'Salt of the Earth'
Barrett's positivity through his tumultuous three years hasn't been lost on the Nationals, who continue to help their pitcher along his rehab process. The native of Evansville, Indiana, returned to the mound in March and was immediately hit by a wave of emotion, some due to memories -- good and bad -- but mostly because he wasn't sure he'd ever make it back.
"I've had plenty of emotional roller coaster rides during this process," Barrett said. "Playing catch for first time last year was one and then facing live hitters [during batting practice] this spring was another. I literally started bawling in the dugout because of the enormity of the situation. It really was overwhelming, but in a good way. I actually called my wife from the dugout while I was crying, but I didn't really know how to explain what I was feeling."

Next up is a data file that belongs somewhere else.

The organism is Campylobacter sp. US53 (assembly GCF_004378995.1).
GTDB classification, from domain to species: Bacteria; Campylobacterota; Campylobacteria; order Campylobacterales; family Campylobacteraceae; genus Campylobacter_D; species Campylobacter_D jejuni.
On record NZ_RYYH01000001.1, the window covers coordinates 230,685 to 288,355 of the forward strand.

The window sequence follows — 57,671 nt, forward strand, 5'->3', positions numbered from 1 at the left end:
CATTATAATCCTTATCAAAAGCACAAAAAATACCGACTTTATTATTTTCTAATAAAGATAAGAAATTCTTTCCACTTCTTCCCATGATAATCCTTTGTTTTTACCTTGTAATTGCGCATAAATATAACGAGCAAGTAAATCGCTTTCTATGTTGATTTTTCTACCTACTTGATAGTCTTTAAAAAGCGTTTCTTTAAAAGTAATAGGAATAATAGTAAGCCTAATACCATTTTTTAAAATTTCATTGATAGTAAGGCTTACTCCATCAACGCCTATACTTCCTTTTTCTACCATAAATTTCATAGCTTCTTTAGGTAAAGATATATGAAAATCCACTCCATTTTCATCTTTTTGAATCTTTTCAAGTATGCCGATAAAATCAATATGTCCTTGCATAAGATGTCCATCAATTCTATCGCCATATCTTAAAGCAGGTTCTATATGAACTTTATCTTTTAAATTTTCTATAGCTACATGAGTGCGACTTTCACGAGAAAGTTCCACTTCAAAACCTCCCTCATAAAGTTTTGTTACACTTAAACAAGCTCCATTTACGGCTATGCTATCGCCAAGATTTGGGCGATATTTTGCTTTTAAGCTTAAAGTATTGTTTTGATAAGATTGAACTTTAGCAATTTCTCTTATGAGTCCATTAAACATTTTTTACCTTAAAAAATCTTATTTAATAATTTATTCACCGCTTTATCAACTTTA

The next step was a live game during extended spring training, and with it came a surprise.
"The Nats do something great when a pitcher comes back from a major arm injury or surgery," he said. "After that first pitch is thrown, they stop the game and have everyone stand up and clap. I had to step off mound and take a second. It was a big moment and to have them stick with me through all of this is amazing."
Among those in attendance that day was Nationals Minor League pitching coordinator Paul Menhart, who was also present when Barrett's humerus snapped in 2016.
"He's closer than I thought he'd be at this point in his rehabilitation," Menhart said. "To be where he is now, which is very similar to where he was prior to Tommy John, is something. He's not that far away. The goal now is to get through this year healthy so he can have a normal offseason. Our plan is to take things slow, give him ample rest between his outings and not overextend him.